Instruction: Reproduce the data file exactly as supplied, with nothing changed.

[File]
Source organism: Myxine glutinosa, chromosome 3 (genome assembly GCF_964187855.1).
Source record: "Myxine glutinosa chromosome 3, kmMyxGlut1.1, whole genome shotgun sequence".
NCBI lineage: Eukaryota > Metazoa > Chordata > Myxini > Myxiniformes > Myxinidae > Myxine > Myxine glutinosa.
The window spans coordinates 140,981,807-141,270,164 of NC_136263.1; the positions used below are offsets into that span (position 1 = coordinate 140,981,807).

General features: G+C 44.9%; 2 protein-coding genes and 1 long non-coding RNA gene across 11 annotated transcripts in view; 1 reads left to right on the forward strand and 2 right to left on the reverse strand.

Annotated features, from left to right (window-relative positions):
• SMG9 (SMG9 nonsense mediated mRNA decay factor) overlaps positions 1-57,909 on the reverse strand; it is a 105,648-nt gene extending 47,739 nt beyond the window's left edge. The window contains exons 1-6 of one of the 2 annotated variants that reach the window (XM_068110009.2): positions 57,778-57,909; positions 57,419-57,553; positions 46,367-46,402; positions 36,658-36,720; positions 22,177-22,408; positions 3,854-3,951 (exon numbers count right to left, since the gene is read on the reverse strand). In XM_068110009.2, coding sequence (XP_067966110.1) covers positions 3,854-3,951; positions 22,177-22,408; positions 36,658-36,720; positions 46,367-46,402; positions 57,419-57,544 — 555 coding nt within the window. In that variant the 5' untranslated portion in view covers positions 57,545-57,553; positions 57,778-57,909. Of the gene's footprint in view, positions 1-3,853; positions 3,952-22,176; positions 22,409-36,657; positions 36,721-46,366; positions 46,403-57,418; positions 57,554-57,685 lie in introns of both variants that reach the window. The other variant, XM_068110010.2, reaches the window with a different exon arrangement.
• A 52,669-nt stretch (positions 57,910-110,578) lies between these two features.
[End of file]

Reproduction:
Source organism: Myxine glutinosa, chromosome 3 (genome assembly GCF_964187855.1).
Source record: "Myxine glutinosa chromosome 3, kmMyxGlut1.1, whole genome shotgun sequence".
NCBI lineage: Eukaryota > Metazoa > Chordata > Myxini > Myxiniformes > Myxinidae > Myxine > Myxine glutinosa.
The window spans coordinates 140,981,807-141,270,164 of NC_136263.1; the positions used below are offsets into that span (position 1 = coordinate 140,981,807).

General features: G+C 44.9%; 2 protein-coding genes and 1 long non-coding RNA gene across 11 annotated transcripts in view; 1 reads left to right on the forward strand and 2 right to left on the reverse strand.

Annotated features, from left to right (window-relative positions):
• SMG9 (SMG9 nonsense mediated mRNA decay factor) overlaps positions 1-57,909 on the reverse strand; it is a 105,648-nt gene extending 47,739 nt beyond the window's left edge. The window contains exons 1-6 of one of the 2 annotated variants that reach the window (XM_068110009.2): positions 57,778-57,909; positions 57,419-57,553; positions 46,367-46,402; positions 36,658-36,720; positions 22,177-22,408; positions 3,854-3,951 (exon numbers count right to left, since the gene is read on the reverse strand). In XM_068110009.2, coding sequence (XP_067966110.1) covers positions 3,854-3,951; positions 22,177-22,408; positions 36,658-36,720; positions 46,367-46,402; positions 57,419-57,544 — 555 coding nt within the window. In that variant the 5' untranslated portion in view covers positions 57,545-57,553; positions 57,778-57,909. Of the gene's footprint in view, positions 1-3,853; positions 3,952-22,176; positions 22,409-36,657; positions 36,721-46,366; positions 46,403-57,418; positions 57,554-57,685 lie in introns of both variants that reach the window. The other variant, XM_068110010.2, reaches the window with a different exon arrangement.
• A 52,669-nt stretch (positions 57,910-110,578) lies between these two features.